Quest for Big Houses Ignores Other Values
By Dennis Goodenough

The Milwaukee Journal
July 28, 1991

As I talk to people about housing, I sense that many are apprehensive about building their dream home.  They seem to be trying to convince themselves that their lives can be transformed magically by simply moving into a bigger house. 

Could we be a nation of home buyers looking to improve the quality of our lives simply by increasing the quantity of our living space?

A study done for the national Association of home builders asked the question, "what would you look for in choosing a new home?"  The most common response: "a bigger home."

The group says the average size of a single-family dwelling was 1475 ft.² in 1964 and is 1850 ft.² today, and people want even larger houses.  About 2350 ft.² is what most really would like to have.

Why is this one facet of the American dream so deeply entrenched?

Buyers are so addicted to bigger is better thinking that they are willing to commute longer distances to work or live any new house that long will remain unfinished, the association says.  Physical size of a new home is the very last priority on which most people will compromise.

The Other Side of the Coin

Are not many new homes actually impediments to household efficiency because the owners compromised needs in favor of wants during the design process?  Can an increase in floor area truly compensate a family for the fast-track life necessary to buy, maintain and pay taxes on that bigger house?  Is the area even needed in the first place?

Quoting again from the association study, "the desire and need for larger space in homes with more amenities are based on values and lifestyle considerations rather than physical needs."

Could bigger is better thinking be a neurosis of the American lifestyle?  Are we chasing an American dream defined for us by "Dallas," "Lifestyles of the Rich and Famous" and House Beautiful?  When did form follows function get displaced as the thinking that should be shaping our homes?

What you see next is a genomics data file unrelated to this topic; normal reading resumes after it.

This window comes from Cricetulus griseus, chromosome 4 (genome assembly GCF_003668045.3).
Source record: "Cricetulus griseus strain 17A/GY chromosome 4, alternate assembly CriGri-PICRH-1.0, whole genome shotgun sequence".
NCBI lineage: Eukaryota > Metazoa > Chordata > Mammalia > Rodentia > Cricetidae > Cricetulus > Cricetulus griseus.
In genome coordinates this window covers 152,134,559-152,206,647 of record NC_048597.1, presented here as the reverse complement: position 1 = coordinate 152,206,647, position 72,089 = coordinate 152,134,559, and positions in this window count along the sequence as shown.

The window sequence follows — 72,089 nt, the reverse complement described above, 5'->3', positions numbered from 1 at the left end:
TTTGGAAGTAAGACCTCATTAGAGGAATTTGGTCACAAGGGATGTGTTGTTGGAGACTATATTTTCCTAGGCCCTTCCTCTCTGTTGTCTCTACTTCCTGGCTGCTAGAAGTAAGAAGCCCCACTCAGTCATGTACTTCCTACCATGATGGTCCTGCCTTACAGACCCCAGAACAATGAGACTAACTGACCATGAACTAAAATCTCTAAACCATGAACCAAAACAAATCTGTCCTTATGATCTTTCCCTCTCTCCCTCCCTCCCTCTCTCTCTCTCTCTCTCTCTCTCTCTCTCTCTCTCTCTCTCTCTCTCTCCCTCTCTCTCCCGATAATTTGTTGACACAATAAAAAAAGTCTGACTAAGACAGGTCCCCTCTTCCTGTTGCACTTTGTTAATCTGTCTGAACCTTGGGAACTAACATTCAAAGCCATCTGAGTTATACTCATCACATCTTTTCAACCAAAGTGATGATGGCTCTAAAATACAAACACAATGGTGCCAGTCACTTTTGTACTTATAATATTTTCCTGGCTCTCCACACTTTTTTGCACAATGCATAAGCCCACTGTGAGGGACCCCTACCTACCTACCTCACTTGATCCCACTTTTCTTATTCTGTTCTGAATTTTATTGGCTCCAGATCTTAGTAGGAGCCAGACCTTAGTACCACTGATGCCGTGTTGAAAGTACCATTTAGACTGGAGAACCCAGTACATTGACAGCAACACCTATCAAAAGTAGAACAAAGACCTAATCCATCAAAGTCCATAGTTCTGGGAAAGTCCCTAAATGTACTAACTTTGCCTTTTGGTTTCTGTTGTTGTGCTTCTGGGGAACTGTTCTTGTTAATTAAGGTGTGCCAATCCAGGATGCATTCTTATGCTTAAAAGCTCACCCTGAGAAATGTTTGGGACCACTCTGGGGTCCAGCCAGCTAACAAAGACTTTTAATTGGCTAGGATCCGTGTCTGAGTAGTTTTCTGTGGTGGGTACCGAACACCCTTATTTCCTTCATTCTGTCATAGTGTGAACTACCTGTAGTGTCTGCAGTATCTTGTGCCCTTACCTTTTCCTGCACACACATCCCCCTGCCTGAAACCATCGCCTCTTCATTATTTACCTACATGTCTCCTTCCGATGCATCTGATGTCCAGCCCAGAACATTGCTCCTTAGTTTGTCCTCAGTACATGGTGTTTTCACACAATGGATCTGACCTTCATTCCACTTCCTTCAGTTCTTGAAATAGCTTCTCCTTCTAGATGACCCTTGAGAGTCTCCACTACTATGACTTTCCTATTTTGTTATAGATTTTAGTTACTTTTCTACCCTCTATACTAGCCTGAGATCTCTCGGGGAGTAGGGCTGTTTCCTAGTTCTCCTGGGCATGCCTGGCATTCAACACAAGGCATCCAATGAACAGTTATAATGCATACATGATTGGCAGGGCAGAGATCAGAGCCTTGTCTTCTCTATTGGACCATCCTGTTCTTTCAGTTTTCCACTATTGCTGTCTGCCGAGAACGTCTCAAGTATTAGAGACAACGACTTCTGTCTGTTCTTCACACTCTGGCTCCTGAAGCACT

I am not promoting small houses to the point of austerity.  Rather, I am questioning the need for overkill.

There are happy people living all over the country in house trailers and yachts with very limited space.  I am sure none of them are brain-damaged from cramped living quarters, and no doubt many feel downright liberated.

Today architects and designers know far more about traffic flow in floor plan each efficiency than they did in past years, an average family size is smaller than it used to be.  Isn't it time to ask ourselves: Is all this extra space really necessary to make people happy?

Consider Energy Efficiency

Smaller housing addresses another concern of most homebuyers.  The second most common response to the association survey question, "what would you look for in choosing a new home?" was energy efficiency.

How does a contractor make a building larger and then expect it to use less energy?  If energy efficiency is a high priority in building a home, shouldn't physical size be a consideration?

In the final analysis, the trend towards larger homes is simply not sustainable.  Future economic forces spawned by dwindling natural resources are going to make smaller homes almost mandatory.

These forces already are at work.  On a recent trip to a local lumber yard, I learned that some cuts of lumber have doubled in price because of mill closings in the Pacific Northwest.  The United States for service tells us that the US is the top consumer of what in the world and that 30% of what we use is imported.

Let's face it.  The size of our homes is depriving the spotted owl of its home.  Is it wise to tinker with the dynamics of the natural world so that we can continue to build houses that are beyond our justifiable means?

Perhaps it's time to take a broad inventory of our true housing needs and Anas, is bigger really better or is it just a burden?